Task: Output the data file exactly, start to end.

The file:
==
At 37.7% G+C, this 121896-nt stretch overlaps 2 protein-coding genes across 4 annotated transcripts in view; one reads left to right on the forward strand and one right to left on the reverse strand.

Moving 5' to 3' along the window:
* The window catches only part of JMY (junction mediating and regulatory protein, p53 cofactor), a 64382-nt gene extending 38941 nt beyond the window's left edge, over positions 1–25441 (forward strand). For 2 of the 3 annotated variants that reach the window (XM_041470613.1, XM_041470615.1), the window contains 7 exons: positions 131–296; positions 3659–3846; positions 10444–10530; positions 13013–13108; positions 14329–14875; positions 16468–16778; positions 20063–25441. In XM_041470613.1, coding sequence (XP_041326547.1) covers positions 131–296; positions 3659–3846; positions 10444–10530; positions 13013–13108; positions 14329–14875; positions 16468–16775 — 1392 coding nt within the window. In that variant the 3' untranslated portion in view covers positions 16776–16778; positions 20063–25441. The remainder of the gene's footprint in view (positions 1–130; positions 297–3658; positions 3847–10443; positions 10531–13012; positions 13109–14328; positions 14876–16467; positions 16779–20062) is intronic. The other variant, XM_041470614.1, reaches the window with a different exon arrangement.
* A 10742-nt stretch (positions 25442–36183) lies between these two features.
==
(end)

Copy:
At 37.7% G+C, this 121896-nt stretch overlaps 2 protein-coding genes across 4 annotated transcripts in view; one reads left to right on the forward strand and one right to left on the reverse strand.

Moving 5' to 3' along the window:
* The window catches only part of JMY (junction mediating and regulatory protein, p53 cofactor), a 64382-nt gene extending 38941 nt beyond the window's left edge, over positions 1–25441 (forward strand). For 2 of the 3 annotated variants that reach the window (XM_041470613.1, XM_041470615.1), the window contains 7 exons: positions 131–296; positions 3659–3846; positions 10444–10530; positions 13013–13108; positions 14329–14875; positions 16468–16778; positions 20063–25441. In XM_041470613.1, coding sequence (XP_041326547.1) covers positions 131–296; positions 3659–3846; positions 10444–10530; positions 13013–13108; positions 14329–14875; positions 16468–16775 — 1392 coding nt within the window. In that variant the 3' untranslated portion in view covers positions 16776–16778; positions 20063–25441. The remainder of the gene's footprint in view (positions 1–130; positions 297–3658; positions 3847–10443; positions 10531–13012; positions 13109–14328; positions 14876–16467; positions 16779–20062) is intronic. The other variant, XM_041470614.1, reaches the window with a different exon arrangement.
* A 10742-nt stretch (positions 25442–36183) lies between these two features.